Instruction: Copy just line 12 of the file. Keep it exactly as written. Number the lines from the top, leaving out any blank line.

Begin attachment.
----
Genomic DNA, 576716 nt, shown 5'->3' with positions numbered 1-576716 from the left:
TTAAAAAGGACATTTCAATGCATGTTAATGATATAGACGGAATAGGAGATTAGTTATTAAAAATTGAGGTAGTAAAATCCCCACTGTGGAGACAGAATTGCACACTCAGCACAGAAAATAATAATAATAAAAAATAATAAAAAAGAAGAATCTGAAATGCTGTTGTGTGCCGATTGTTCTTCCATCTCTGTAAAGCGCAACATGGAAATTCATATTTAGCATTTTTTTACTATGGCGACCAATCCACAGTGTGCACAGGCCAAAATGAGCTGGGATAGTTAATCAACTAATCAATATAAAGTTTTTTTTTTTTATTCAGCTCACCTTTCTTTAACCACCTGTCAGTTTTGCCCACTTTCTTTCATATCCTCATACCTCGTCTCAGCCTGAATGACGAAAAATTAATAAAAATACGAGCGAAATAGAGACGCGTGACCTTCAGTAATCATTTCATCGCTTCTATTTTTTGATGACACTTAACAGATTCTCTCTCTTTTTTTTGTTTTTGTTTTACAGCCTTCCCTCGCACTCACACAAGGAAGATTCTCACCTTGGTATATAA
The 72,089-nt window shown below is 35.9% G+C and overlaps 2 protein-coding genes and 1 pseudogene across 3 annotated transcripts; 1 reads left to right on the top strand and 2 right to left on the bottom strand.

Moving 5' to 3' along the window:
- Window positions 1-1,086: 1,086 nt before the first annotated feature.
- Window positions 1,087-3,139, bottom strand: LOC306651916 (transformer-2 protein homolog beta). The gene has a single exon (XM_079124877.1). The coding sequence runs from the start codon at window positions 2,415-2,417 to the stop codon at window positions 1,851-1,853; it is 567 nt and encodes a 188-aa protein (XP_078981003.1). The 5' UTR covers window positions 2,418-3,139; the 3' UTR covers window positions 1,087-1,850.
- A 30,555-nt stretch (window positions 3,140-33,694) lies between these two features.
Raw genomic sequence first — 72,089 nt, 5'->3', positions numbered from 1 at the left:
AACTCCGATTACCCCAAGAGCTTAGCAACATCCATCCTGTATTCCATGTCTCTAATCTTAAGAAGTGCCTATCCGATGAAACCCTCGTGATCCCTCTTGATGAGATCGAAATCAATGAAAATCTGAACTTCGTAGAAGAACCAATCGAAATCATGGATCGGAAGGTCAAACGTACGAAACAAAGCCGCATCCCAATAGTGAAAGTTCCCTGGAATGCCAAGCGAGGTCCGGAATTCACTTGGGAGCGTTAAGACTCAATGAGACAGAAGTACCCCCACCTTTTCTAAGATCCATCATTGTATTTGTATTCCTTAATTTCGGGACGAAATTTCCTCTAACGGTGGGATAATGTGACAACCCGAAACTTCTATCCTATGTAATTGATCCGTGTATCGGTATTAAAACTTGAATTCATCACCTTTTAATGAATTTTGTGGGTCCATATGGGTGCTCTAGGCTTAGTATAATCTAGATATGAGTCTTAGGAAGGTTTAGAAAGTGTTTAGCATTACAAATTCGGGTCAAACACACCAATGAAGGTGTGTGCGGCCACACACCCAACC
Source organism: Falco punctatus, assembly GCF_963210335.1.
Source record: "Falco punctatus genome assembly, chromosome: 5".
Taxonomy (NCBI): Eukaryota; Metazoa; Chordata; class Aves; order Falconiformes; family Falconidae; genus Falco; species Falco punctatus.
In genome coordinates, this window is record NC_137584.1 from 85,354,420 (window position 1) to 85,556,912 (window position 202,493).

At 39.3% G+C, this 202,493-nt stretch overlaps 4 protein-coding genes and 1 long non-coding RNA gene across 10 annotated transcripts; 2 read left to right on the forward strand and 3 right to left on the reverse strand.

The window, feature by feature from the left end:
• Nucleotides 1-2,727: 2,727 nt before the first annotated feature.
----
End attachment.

Taxonomy (NCBI): Eukaryota; Metazoa; Chordata; class Aves; order Falconiformes; family Falconidae; genus Falco; species Falco punctatus.